Police officers from the FBI, DEA, ATF, and a number of local Colorado authorities descended on a slew of houses across the Denver metropolitan area this week, executing large-scale black market cannabis raids where authorities netted truckloads of illicit pot.
Cannabis may be legal in Colorado, but running an unlicensed grow house packed with hundreds of flowering plants is a few steps outside the purview of Amendment 64. And on Wednesday, that’s exactly what local cops and their federal law enforcement counterparts found.
“It’s safe to say there were thousands of marijuana plants confiscated,” Deanne Reuter, assistant special agent in charge for the Drug Enforcement Administration, told the Denver Post.
Authorities did not immediately state the exact number of houses that were raided, but with sting operations carried out in Denver, Aurora, Castle Rock, Parker, Centennial, Brighton, and Arvada — and hundreds of plants found at each house — police estimate that their total haul was worth more than $3 million in weed if sold out-of-state.
Federal and Colorado authorities raid marijuana grow houses in huge black market roundup - The Denver Post https://t.co/GTKPyxiH0w pic.twitter.com/b4pQ8fUzxa— 420 Cyber, Inc. (@420Cyber) May 22, 2019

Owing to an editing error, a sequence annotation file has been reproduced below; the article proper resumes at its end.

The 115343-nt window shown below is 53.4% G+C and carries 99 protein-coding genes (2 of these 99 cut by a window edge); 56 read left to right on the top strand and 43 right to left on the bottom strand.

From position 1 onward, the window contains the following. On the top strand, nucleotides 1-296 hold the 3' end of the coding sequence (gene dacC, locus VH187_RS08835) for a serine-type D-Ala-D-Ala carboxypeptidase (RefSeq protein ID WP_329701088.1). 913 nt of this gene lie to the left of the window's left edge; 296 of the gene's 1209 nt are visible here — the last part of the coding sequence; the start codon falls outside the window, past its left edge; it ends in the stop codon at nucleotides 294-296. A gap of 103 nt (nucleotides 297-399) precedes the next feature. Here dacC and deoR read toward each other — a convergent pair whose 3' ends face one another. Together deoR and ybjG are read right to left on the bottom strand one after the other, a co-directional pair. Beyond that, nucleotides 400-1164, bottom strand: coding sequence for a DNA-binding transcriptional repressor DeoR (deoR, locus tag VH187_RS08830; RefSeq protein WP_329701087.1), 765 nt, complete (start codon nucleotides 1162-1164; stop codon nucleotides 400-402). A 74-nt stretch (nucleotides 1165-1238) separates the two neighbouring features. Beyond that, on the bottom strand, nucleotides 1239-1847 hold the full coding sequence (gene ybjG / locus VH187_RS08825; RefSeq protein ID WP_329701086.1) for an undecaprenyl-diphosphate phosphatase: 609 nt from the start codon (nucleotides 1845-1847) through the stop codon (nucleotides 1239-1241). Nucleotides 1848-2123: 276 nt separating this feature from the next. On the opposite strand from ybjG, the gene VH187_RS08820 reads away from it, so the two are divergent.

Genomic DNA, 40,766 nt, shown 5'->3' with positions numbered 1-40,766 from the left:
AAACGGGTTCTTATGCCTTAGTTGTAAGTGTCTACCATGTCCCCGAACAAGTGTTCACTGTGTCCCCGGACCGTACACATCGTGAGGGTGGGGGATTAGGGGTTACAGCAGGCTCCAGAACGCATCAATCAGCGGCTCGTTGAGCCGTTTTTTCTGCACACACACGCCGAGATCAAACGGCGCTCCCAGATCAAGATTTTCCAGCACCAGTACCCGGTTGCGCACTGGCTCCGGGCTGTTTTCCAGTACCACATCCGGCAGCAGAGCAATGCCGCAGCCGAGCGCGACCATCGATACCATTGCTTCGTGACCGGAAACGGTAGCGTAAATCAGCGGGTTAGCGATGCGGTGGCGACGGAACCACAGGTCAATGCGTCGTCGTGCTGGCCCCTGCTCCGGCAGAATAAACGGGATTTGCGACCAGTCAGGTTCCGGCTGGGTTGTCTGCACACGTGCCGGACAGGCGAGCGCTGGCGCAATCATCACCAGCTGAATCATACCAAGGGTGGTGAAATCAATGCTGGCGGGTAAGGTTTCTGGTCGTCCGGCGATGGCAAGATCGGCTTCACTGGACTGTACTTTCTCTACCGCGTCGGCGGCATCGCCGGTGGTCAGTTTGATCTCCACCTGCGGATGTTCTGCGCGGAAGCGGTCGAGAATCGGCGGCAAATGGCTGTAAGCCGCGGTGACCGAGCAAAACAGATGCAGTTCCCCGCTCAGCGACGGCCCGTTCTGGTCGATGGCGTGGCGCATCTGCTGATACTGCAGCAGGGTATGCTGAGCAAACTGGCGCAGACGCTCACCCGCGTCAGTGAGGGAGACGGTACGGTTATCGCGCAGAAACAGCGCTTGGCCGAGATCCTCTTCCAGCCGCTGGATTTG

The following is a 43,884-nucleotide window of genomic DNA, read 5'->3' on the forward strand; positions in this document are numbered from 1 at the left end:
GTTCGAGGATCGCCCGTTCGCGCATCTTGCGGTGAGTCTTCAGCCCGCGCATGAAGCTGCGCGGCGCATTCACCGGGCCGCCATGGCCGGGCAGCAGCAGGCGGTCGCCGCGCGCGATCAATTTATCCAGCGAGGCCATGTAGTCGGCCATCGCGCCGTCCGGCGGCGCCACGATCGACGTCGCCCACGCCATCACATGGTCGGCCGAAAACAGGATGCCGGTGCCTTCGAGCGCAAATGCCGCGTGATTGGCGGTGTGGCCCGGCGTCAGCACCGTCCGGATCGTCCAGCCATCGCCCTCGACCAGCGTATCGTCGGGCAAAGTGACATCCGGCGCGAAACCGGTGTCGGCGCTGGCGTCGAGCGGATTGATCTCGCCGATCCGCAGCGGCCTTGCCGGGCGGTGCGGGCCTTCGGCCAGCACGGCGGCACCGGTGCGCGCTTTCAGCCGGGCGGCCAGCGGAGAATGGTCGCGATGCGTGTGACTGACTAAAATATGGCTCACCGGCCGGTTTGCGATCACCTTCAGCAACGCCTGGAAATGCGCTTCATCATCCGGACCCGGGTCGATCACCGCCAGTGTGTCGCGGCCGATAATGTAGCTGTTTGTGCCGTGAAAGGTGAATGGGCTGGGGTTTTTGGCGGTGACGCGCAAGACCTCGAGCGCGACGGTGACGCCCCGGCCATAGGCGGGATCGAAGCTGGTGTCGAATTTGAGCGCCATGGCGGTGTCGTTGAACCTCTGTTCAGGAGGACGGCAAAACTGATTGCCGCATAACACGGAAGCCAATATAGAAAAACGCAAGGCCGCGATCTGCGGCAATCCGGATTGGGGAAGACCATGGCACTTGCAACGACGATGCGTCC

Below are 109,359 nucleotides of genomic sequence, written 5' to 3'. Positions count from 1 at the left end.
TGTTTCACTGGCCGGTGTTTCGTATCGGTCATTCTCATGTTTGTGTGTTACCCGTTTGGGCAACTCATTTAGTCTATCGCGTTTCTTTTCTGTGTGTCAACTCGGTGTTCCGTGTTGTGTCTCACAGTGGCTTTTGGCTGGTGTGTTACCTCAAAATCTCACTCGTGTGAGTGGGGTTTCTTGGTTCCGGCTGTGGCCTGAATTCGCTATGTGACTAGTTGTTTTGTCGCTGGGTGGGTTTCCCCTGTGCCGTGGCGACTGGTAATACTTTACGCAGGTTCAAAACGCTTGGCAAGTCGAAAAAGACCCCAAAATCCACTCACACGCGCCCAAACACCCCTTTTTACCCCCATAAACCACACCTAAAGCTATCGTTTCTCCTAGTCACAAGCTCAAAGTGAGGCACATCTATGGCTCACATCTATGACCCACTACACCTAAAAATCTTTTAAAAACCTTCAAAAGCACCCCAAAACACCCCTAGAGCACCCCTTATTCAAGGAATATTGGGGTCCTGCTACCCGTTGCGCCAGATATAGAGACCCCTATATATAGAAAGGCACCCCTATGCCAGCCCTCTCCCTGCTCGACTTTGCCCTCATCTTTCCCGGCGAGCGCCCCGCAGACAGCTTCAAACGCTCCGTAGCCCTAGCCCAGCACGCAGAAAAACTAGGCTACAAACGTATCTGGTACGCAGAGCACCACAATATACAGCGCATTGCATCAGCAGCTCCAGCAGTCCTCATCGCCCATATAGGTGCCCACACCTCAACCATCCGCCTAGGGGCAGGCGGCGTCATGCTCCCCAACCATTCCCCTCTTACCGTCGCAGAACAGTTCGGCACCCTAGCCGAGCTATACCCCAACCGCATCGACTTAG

And while special agent Reuter claimed that black market cannabis grow houses “in general have been linked to burglaries, robberies and even murders,” the neighbors of one raided house in Aurora saw things a little differently.
“It doesn’t really bother me because they’re so quiet,” Aurora resident Joyce Menard told the Post. “They’re extremely peaceful. You wouldn’t even know what’s going on.”
But no matter the neighborly noise limits observed by the illicit growers, the Denver area raids are a sign of the times, with state and federal authorities across the legal weed landscape ramping up enforcement activity against cannabis operators skirting local laws. In California, for example, Governor Gavin Newsom recently tapped the National Guard to help weed out bad actors in the Golden State’s famous Emerald Triangle.
Neither local or federal authorities in Colorado have announced if any arrests were made alongside the thousands of confiscated plants during Wednesday’s raids. We we’ll continue updating this story as we learn more.
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